Do Albino Cats Have Hearing Problems?

Albino cats may have hearing problems; however, albinism is less commonly associated with deafness than the genes for white coat coloring (non-albino white coat). This is because melanin (pigment) plays an integral part in functioning the inner-ear structures responsible for hearing.

What Is The Difference Between Leucistic And Albino Cats?

Leucism is the term used to describe animals that have a primarily white coat or a coat coloring that is lighter than what is considered normal for that species or breed. Albino cats have a mutation at a specific gene (TYR-gene) that causes a lack of pigment production, while leucistic animals still produce melanin.

Leucistic animals still produce melanin, but there is an abnormality in the migration of melanocytes (pigment-producing cells) into the layers of skin. In contrast, albino animals will make very little or no melanin.


Albino sphynx cats are probably the unicorns of the cat world. They are exceptionally rare. The only way to definitely diagnose albinism is by doing a genetic test for the naturally occurring mutation on the TYR gene.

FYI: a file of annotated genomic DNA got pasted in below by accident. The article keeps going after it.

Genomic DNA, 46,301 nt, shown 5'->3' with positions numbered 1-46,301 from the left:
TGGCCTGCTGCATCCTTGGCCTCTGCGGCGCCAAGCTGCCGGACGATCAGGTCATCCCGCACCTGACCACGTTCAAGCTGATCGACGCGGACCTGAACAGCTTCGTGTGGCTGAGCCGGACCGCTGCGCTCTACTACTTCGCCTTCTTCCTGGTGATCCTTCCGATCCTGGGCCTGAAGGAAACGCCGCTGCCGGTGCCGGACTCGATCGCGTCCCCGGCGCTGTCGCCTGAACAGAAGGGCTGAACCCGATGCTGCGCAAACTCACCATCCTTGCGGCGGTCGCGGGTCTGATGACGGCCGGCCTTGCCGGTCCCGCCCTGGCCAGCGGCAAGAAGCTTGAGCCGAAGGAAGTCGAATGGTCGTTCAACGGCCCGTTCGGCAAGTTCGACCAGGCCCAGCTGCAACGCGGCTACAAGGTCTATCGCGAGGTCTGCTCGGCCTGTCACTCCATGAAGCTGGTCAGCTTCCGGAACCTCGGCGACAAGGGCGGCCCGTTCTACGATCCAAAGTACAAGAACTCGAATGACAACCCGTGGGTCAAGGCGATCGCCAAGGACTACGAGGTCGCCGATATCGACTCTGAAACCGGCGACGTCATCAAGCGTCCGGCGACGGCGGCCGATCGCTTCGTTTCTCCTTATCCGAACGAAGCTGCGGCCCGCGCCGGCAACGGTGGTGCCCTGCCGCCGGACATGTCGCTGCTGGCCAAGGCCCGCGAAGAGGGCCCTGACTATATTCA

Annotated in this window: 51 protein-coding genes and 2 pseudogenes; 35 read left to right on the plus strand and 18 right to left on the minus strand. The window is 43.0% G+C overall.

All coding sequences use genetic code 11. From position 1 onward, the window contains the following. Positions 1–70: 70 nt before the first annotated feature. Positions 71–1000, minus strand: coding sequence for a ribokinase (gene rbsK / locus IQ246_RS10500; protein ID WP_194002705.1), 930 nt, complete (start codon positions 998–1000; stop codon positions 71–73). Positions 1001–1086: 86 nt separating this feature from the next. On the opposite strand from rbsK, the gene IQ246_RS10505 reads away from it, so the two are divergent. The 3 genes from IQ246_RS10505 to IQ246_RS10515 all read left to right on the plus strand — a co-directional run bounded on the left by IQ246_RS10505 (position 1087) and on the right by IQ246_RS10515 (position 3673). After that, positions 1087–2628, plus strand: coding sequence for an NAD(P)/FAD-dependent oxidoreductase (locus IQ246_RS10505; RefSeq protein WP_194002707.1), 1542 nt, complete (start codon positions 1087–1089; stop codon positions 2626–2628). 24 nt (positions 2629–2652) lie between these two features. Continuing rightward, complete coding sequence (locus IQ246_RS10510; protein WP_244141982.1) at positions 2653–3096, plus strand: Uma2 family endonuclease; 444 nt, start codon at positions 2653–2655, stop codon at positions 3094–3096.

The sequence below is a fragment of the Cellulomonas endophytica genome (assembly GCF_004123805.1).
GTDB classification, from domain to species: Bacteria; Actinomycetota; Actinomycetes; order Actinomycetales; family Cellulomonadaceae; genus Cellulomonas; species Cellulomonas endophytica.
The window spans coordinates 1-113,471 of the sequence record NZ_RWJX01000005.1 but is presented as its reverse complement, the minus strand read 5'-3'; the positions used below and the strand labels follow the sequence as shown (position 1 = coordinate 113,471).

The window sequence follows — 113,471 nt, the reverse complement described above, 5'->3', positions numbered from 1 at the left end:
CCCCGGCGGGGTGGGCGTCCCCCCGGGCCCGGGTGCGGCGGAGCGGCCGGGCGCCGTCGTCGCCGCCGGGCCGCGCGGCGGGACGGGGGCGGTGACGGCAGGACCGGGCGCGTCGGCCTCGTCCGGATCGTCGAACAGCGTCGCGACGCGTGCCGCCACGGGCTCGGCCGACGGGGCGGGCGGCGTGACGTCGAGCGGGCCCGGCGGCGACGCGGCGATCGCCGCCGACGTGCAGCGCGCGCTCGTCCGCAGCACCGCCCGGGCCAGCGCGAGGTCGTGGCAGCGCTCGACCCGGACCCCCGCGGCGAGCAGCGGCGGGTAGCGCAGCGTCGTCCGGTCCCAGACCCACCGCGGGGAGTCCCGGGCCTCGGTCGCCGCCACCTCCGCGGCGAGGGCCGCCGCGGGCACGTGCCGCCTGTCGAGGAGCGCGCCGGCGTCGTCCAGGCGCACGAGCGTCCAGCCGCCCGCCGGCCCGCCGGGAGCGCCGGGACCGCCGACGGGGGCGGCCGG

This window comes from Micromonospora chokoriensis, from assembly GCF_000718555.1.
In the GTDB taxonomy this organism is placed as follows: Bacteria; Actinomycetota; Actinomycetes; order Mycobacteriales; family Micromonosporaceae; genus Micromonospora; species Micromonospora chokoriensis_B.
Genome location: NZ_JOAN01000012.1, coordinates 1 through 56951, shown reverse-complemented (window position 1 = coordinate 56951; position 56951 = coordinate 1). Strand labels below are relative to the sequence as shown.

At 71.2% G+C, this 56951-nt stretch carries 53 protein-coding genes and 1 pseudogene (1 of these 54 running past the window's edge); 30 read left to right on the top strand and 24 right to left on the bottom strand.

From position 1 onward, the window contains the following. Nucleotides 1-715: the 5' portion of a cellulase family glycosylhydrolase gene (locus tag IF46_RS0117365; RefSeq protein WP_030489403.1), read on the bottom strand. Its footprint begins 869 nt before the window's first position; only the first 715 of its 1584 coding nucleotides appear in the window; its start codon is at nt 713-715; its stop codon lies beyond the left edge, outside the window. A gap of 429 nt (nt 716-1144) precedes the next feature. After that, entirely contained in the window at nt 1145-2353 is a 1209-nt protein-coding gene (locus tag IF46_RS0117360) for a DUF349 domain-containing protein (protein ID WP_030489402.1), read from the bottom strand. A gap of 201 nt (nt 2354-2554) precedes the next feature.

If you are lucky enough to be the owner of one of these feline unicorns, extra care should be taken to protect them from dangers (due to their lack of visual acuity) and sunlight (due to their risk of skin damage due to UV rays).


Dr. Annerien de Villiers

Dr. Annerien de Villiers graduated as a veterinarian from the University of Pretoria in 2018. She has since worked full-time in clinical practice tending to all kinds of companion animals in general practice. Serving the human-animal bond with care and compassion and making accurate information accessible to pet owners is at the heart of her driving force as a veterinarian.

Recent Posts